Directed by: Michael Gracey/2017

The Greatest Showman is seeking to set itself up THE Christmas movie spectacle you just have to see (apart from Star Wars: The Last Jedi).  The film details the life of famous circus showman, P.T. Barnum (Hugh Jackman), and the way he sought to bring people what was eventually dubbed “The Greatest Show on Earth” by the eventual circus group, Ringling Bros. Barnum and Bailey Circus.  First time director Michael Gracey seeks to bring his background as a visual effects artists to life in a story that demonstrates that people are willing to be tricked, as long as they know that they are.  The point isn’t that they are being tricked, but that they are made to believe that the impossible is possible.

The Greatest Showman is a musical and features songs from the Academy Award-winning lyricists from La La Land, Benj Pasek and Justin Paul.  Hugh Jackman, while known for his razor-sharp claws as the Wolverine in the X-Men films and this year’s excellent send-off, Logan, has been known to do some singing and dancing.  In addition to Broadway, Jackman has most notably shown his musical talent in the 2012 film version of Les Miśerables as Jean Valjean.  Joining him in this film, as Barnum’s partner Phillip Carlyle, is an actor who rose to fame in a musical series from the Disney Channel, High School Musical, Zac Efron.  They are surrounded by many other talented singers and performers as they bring to life Barnum’s American Museum, before eventually looking to take the show to the big top.

The film works much like a bio-pic as we see Barnum growing up as a poor tailor’s son, helping his father dress the wealthy while living like paupers.  It is while they are working at a very wealthy home that Barnum encounters the daughter of his father’s client, named Charity (Michelle Williams).  While she is being prepared for finishing school, they form a bond that would result in the two of them exchanging letters over a number of years before P.T. Barnum would ask for her hand in marriage.  Thought they are poor, they are in love, and their marriage produces several children who are caught up by their father’s stories and larger than life, often “magical” presentations that brought them into another world that sparked their imagination and gave them a short reprieve from the squalor they were being raised in.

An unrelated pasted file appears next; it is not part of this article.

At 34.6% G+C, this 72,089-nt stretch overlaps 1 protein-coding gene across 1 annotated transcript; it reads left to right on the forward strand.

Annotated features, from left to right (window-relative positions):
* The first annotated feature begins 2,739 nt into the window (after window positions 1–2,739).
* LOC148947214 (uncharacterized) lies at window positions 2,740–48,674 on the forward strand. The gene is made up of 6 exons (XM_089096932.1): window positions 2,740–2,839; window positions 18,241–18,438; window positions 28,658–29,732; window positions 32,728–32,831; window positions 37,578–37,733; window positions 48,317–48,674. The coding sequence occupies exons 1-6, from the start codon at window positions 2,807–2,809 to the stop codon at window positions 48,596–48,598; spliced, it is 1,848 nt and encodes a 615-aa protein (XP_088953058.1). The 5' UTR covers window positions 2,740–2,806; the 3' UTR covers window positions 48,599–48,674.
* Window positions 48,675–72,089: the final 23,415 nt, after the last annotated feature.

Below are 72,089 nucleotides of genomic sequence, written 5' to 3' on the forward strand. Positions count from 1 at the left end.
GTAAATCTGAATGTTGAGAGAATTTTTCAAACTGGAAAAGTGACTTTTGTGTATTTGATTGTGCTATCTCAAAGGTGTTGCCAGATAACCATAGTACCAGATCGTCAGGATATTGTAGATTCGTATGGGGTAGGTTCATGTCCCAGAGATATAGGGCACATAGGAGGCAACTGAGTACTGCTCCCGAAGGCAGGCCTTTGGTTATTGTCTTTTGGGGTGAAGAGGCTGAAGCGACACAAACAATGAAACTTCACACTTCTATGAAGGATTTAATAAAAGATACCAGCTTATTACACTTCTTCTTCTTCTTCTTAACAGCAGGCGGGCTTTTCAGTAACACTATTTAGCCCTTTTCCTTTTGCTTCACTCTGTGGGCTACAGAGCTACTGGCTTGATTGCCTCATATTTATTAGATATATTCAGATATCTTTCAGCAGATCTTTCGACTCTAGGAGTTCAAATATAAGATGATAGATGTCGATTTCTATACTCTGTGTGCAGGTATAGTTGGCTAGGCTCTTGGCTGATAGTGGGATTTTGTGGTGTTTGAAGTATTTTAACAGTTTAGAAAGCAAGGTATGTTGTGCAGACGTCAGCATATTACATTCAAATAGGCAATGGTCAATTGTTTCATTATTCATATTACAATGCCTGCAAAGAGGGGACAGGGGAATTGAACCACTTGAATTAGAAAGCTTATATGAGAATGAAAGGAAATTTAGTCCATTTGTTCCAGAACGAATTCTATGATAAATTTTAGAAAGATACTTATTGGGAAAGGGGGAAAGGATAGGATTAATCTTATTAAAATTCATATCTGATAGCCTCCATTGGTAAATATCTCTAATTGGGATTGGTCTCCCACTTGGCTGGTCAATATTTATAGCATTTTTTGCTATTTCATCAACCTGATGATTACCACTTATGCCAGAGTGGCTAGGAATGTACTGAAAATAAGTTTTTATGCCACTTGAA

Just as the road to hell is said to have been paved with good intentions, so also is P.T. Barnum’s road to success. He sets out to provide a show through his museum that will present “the unique”.  While he sees it as an angle to make a buck or two, attracting all of the outcasts in society, like the bearded woman (Keara Settle) or what he dubs the real Tom Thumb (Sam Humphrey), or the black brother-sister acrobats of Anne (Zendaya) and W.D. (Yahya Abdul-Mateen II) Wheeler.  This is the mid-1800’s and each of these individuals are not valued at this time, especially in “polite” society.  While Barnum is looked down upon by the elite and the theater critics, he has successfully built a home for many who lacked one, providing them something even greater: a family.

Barnum’s family is proud to be a part of what he has built.  He eventually is able to start showing his father-in-law that he is more than just the son of a poor tailor.  Unfortunately, driven men often are never satisfied.  In the name of a “better life” for his wife and kids, albeit one they never asked him for, Barnum seeks to find acceptance in New York’s cultural elite, especially after seeing his daughter being looked down upon by her peers because she is accused of smelling like the peanuts of the circus.  To do this, he recruits Europe’s most highly recognized singer, Jenny Lind (Rebecca Ferguson), to tour America with him.  His travels with her will prove to be the catalyst for his greatest struggle, and the path that leads him to become what he was ultimately known for.


The film captures the larger-than-life ambitions of the famous circus’ charismatic leader.  Audiences should feel good walking out of the theater, with a few new songs to hum as well.  The film is largely appropriate for families, and like the 3-ring circus it is patterned after, it will entertain.  Just understand that like the real circus-man who is accused of “lying” for a living while making money off those who willingly pay him to be duped, the film The Greatest Showman is doing much the same thing.  The script plays fast and loose with the facts of the real-P.T. Barnum’s life, even inventing Zac Efron’s character altogether, and by extension the racial-social struggle his character has coming from one of societies’ most elite families, as his family practically disowns him for choosing to love a black woman and not “one of his own”.  The story is effective, but understand that like the circus, this story is a great fiction in large part.

As long as you understand this and simply want to watch a story unfold that will present itself through people wanting to dance and sing, while others fly through the ring, you will be entertained, and get your money’s worth.  While set in the 1800’s the songs themselves are contemporary and modern, creating an effect in the film of showing Barnum as a man not of his time, but ahead of it.  The modern genre songs in a classic setting, helped provide that illusion.

So if you are ready to enter a world that will transport you like no other is trying to do, step right up and buy your ticket to The Greatest Showman.  It won’t win many awards, but it will do what it sets out to do: entertain both the young, and the young at heart.